“It would take more than a pack of
wild horses
Pulling your wagon,
To keep you from me.

It would take more than a pack of
wild horses
Pulling your wagon,
To keep you from me.

It would take more than....”

Over and over, the same words. And on his jersey was the magic word YANKEES. Crack—balls shot straight at him from the yellow wooden bats. Then, in a whiz, he pegged the browned, white-hot pill to chums around the corners of the infield. The immortals—that was his league. And accordingly, joining all YANKEES, the sixteen-year-old singing first-baseman was imperturbable.
The next day I saw Eric in school and we both commented with envy on the first baseman. And then he revealed that he had asked his father to buy a glove for him, just like the singer-athlete’s. I congratulated him on that, and also for having a father to ask. My father was already dead.
A week later Eric brought the glove to school. But he was disappointed. The glove was not the sleek butter-fly wing that he had seen the previous week.
Joining the melancholy discussion in the school yard, oddly for him, was Rex. He was the opposite of Eric in every way. Everyone wanted to stand next to Rex. It was a recent illness though that had amplified his agreeableness. Because of that illness—which remained a mystery—Rex had missed nearly a year of school. But when he came back, everyone could see that all the blood vessels on his limbs and hands were protruding constantly. This was, he and everyone concluded, a sign of special strength and vigor.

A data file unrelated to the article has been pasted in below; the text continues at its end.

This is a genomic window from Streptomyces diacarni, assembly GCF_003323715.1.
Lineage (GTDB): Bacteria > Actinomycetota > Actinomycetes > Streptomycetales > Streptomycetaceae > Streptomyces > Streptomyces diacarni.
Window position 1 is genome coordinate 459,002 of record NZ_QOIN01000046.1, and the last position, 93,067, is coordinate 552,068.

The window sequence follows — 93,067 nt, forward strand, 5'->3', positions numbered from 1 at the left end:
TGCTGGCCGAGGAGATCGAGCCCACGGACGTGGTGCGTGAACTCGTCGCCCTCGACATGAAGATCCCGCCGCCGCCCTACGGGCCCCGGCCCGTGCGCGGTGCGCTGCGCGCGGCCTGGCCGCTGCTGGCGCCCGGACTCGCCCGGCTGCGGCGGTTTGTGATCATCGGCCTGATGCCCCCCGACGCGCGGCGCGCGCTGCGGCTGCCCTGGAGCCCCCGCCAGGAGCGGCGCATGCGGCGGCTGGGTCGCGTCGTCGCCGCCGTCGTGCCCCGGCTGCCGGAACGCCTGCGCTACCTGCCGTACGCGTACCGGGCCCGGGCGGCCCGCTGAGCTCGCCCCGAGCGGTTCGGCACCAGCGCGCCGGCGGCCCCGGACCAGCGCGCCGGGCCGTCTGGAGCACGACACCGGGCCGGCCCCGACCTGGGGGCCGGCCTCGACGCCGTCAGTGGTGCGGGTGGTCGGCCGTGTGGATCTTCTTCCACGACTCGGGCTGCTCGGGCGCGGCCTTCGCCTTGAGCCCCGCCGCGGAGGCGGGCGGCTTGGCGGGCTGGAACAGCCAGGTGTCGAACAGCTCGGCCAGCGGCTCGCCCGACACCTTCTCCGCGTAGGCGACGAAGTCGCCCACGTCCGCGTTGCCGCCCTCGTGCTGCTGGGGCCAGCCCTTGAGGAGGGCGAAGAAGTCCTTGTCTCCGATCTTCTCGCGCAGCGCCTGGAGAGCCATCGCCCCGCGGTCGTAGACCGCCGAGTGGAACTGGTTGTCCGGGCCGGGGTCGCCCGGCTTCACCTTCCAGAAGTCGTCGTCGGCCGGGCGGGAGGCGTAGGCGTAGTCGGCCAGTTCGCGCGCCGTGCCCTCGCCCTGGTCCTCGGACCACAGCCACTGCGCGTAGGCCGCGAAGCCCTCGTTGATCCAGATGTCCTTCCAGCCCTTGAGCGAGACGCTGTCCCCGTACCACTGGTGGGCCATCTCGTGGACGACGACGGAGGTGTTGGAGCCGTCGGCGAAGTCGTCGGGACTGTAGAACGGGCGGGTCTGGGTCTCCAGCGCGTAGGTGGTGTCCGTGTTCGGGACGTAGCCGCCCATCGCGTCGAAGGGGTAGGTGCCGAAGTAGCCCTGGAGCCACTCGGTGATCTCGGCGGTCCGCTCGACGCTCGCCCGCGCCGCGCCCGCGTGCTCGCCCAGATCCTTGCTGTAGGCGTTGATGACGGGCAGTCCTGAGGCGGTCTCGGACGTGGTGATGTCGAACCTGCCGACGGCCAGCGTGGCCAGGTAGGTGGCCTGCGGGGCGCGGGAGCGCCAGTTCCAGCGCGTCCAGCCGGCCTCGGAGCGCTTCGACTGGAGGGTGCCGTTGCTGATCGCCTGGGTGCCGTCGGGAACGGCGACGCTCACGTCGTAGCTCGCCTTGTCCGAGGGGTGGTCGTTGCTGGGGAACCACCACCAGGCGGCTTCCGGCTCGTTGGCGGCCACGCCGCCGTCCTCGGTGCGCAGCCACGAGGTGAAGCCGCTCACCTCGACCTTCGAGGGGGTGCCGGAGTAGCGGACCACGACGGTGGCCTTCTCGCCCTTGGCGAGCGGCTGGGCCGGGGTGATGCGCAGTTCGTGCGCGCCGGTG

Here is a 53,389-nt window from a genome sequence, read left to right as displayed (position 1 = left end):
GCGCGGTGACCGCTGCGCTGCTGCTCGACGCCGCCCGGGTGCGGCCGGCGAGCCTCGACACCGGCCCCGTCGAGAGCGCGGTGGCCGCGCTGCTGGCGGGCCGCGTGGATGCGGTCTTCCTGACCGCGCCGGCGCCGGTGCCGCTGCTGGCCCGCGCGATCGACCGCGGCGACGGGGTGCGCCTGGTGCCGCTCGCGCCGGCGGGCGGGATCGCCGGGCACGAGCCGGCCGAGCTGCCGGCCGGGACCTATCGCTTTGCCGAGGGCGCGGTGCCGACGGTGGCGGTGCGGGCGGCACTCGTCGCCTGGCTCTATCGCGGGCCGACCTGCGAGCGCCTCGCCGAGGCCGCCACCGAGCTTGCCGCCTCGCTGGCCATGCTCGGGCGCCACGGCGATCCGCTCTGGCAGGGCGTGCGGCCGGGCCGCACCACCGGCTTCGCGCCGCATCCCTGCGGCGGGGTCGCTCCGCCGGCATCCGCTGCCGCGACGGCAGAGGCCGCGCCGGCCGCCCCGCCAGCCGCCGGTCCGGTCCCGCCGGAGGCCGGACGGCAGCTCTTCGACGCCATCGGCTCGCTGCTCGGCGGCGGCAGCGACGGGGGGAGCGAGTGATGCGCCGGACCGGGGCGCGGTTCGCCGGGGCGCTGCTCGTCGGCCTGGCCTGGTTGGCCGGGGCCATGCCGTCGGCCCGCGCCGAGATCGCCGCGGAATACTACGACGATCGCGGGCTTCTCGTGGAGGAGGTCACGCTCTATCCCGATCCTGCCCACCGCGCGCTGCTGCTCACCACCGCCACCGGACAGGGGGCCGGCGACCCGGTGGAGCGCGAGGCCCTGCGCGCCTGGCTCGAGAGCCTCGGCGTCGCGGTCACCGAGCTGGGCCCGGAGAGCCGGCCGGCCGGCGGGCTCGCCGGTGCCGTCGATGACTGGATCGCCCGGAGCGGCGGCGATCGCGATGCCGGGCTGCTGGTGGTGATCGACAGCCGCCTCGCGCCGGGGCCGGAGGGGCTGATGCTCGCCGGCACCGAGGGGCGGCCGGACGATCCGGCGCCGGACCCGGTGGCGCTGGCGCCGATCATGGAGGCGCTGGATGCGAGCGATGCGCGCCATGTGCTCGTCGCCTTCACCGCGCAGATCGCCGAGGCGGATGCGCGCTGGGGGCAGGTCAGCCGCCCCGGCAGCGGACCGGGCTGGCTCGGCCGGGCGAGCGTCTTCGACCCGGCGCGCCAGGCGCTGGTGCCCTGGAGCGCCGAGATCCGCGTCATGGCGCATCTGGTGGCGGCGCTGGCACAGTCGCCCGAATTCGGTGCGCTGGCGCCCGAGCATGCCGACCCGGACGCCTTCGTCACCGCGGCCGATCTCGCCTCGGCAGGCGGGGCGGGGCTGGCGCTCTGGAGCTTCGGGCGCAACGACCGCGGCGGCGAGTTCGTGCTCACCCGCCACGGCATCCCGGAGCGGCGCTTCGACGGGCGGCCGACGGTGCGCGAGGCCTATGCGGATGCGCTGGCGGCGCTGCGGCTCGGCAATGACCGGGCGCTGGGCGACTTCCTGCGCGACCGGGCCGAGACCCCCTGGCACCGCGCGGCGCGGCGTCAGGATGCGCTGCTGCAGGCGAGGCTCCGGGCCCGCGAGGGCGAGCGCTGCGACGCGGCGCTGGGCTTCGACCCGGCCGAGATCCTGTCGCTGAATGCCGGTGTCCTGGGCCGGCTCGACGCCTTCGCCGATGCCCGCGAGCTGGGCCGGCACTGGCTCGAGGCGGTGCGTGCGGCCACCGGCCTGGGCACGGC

Rex was also a slick talker. And when he smiled, his white teeth ran directly to dimples on his cheeks. Girls considered Rex “cute.” So no boy could possibly hold back from his competitive measurements of blood-vessel prominence. And of course, with his narrow body and razor-thin arms and legs, Rex was always the winner. In this he was joined by another super skinny “tough guy”: Teddy D. He was a redhead, while Rex was dark-haired. Both made a curious sight talking to Eric, whose hair had already become silvery grey. They certainly seemed interested in Eric nonetheless. And looking at Eric’s glove, Rex and Teddy D urged Eric to meet them after school for a game.
It was a moment of intense joy and hope for Eric, I could see. Suddenly he was about to be released from solitude. And, from afar after school, I watched as the game began.
There—standing in the middle of the baseball diamond between Rex and Teddy D—was Eric. Instead of throwing around a ball though, with the glove snapping them up, Rex and Teddy D had taken Eric’s glove and were throwing the glove back and forth over his head. Each time, he was straining madly to view the entirety of the horizon above him. But—his head could not move quickly enough. Sideways then with one eye—as if he was a sea bird watching a bird of prey going by above—he followed the blurred leather creature. Each time, as well, when he jumped with his hands in the air to get hold of his glove, the gauze all along his arms and body became more and more undone. Within moments, the wispy white material was flying in all directions. From a distance he now seemed like an exotic South American bird that had fallen into a trap. And with so many years of breathing and soaking in his medicinal bath, his endurance and strength ebbed quickly. Shrieks of anger and chokes of despair then became louder as each swing of his body became weaker. But he was drowned out, more and more, by his captors. Over and over they kept shouting at him SILOOJII, SILOOJII, SILOOJII.